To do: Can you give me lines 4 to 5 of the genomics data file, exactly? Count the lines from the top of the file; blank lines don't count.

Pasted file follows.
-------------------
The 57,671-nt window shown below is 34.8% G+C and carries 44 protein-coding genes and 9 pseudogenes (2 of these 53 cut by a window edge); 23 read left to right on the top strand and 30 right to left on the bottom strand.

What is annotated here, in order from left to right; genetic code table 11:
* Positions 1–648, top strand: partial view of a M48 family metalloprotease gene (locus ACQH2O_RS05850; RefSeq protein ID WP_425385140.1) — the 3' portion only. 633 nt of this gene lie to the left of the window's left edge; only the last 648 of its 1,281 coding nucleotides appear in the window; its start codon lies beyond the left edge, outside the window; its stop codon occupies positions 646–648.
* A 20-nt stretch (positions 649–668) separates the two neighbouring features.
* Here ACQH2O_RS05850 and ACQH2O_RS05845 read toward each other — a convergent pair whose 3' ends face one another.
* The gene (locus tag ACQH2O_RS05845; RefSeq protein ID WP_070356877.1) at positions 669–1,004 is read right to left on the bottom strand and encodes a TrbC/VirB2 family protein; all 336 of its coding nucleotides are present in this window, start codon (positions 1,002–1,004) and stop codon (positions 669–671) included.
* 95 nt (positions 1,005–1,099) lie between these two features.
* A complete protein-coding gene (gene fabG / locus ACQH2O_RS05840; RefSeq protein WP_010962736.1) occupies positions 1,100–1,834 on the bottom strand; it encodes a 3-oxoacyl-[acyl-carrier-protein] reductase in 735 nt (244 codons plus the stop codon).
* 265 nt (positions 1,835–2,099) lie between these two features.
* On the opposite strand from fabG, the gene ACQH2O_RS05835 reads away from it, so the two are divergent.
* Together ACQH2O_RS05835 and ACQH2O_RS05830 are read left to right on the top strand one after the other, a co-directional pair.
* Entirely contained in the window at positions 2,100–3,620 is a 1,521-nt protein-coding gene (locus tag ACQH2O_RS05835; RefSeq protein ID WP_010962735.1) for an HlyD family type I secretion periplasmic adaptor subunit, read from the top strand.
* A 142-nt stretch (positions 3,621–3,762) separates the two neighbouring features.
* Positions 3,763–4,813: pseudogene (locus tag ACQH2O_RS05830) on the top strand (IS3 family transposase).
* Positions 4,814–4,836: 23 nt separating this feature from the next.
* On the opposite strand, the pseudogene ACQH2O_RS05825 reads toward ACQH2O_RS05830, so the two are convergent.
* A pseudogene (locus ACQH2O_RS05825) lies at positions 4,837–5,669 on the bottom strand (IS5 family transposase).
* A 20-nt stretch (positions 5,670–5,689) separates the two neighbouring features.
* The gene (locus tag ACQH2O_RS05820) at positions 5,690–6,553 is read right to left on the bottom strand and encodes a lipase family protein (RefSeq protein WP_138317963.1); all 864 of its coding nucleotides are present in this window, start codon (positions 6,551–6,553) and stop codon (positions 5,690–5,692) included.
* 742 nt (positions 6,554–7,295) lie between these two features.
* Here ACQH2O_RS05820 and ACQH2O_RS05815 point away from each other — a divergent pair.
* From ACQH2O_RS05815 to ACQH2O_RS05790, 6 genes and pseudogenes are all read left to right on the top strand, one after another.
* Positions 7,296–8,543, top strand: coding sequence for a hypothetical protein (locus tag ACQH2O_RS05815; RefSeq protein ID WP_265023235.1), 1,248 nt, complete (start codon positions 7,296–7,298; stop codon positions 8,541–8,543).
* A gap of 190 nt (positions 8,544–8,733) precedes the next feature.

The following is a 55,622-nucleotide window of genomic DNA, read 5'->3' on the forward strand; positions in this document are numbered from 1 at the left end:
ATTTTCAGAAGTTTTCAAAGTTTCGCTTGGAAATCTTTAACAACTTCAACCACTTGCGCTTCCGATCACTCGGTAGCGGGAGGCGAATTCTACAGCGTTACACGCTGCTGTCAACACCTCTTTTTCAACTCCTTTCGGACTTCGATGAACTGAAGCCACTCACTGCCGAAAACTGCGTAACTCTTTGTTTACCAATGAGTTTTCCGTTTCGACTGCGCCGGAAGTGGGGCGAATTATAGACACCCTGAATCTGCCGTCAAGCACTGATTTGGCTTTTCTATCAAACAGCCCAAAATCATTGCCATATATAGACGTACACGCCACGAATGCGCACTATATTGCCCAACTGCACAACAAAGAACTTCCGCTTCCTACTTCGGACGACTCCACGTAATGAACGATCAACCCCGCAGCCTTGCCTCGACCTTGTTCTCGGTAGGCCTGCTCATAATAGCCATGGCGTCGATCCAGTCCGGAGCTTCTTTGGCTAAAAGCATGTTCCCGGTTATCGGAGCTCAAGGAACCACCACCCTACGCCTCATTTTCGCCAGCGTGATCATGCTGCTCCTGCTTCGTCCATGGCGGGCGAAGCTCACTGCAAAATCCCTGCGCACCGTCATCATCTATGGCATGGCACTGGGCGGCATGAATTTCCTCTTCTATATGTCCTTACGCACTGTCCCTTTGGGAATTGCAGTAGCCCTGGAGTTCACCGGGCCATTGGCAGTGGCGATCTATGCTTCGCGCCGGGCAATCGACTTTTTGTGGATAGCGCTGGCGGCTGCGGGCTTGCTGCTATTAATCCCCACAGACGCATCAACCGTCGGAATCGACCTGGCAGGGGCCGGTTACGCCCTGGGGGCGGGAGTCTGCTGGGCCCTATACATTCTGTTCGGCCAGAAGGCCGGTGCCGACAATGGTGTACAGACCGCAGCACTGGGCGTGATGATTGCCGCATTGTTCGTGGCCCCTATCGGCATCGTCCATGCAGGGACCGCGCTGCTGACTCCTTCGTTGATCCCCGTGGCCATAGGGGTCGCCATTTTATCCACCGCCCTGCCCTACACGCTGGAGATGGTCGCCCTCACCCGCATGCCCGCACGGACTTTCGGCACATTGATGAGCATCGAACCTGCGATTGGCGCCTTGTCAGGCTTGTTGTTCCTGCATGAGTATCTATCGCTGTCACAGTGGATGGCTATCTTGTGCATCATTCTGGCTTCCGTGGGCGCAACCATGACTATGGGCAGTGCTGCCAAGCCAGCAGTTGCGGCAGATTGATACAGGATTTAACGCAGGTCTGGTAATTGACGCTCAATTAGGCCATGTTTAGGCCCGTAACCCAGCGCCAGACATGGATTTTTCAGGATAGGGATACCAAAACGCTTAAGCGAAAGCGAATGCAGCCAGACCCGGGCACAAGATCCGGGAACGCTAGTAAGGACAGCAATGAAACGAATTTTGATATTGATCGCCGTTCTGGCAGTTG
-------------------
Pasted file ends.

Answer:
* A 20-nt stretch (positions 649–668) separates the two neighbouring features.
* Here ACQH2O_RS05850 and ACQH2O_RS05845 read toward each other — a convergent pair whose 3' ends face one another.